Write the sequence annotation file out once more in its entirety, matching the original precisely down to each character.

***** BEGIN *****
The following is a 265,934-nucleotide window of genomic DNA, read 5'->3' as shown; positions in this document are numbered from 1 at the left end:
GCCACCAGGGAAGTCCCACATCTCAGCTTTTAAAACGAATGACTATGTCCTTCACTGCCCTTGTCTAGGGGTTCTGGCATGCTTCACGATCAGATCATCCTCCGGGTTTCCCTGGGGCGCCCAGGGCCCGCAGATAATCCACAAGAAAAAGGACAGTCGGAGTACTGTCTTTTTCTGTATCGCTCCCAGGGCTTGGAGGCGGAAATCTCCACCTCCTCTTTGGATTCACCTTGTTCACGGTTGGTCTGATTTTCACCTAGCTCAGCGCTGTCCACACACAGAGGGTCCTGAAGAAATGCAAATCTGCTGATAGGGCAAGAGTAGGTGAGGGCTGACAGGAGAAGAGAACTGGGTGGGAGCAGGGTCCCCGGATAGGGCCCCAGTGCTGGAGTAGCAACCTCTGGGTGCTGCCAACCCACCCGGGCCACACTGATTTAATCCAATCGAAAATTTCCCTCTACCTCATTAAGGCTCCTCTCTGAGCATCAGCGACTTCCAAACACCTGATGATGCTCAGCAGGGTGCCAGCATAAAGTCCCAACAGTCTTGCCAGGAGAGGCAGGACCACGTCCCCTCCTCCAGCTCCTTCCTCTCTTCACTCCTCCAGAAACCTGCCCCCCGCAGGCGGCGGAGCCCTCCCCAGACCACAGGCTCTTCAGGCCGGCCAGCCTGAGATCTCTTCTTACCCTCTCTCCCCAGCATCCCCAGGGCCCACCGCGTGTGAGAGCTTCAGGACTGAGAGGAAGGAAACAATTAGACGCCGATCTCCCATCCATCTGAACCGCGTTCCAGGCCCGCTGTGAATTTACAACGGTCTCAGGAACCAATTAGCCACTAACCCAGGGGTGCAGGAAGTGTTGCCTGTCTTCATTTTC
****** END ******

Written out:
The following is a 265,934-nucleotide window of genomic DNA, read 5'->3' as shown; positions in this document are numbered from 1 at the left end:
GCCACCAGGGAAGTCCCACATCTCAGCTTTTAAAACGAATGACTATGTCCTTCACTGCCCTTGTCTAGGGGTTCTGGCATGCTTCACGATCAGATCATCCTCCGGGTTTCCCTGGGGCGCCCAGGGCCCGCAGATAATCCACAAGAAAAAGGACAGTCGGAGTACTGTCTTTTTCTGTATCGCTCCCAGGGCTTGGAGGCGGAAATCTCCACCTCCTCTTTGGATTCACCTTGTTCACGGTTGGTCTGATTTTCACCTAGCTCAGCGCTGTCCACACACAGAGGGTCCTGAAGAAATGCAAATCTGCTGATAGGGCAAGAGTAGGTGAGGGCTGACAGGAGAAGAGAACTGGGTGGGAGCAGGGTCCCCGGATAGGGCCCCAGTGCTGGAGTAGCAACCTCTGGGTGCTGCCAACCCACCCGGGCCACACTGATTTAATCCAATCGAAAATTTCCCTCTACCTCATTAAGGCTCCTCTCTGAGCATCAGCGACTTCCAAACACCTGATGATGCTCAGCAGGGTGCCAGCATAAAGTCCCAACAGTCTTGCCAGGAGAGGCAGGACCACGTCCCCTCCTCCAGCTCCTTCCTCTCTTCACTCCTCCAGAAACCTGCCCCCCGCAGGCGGCGGAGCCCTCCCCAGACCACAGGCTCTTCAGGCCGGCCAGCCTGAGATCTCTTCTTACCCTCTCTCCCCAGCATCCCCAGGGCCCACCGCGTGTGAGAGCTTCAGGACTGAGAGGAAGGAAACAATTAGACGCCGATCTCCCATCCATCTGAACCGCGTTCCAGGCCCGCTGTGAATTTACAACGGTCTCAGGAACCAATTAGCCACTAACCCAGGGGTGCAGGAAGTGTTGCCTGTCTTCATTTTC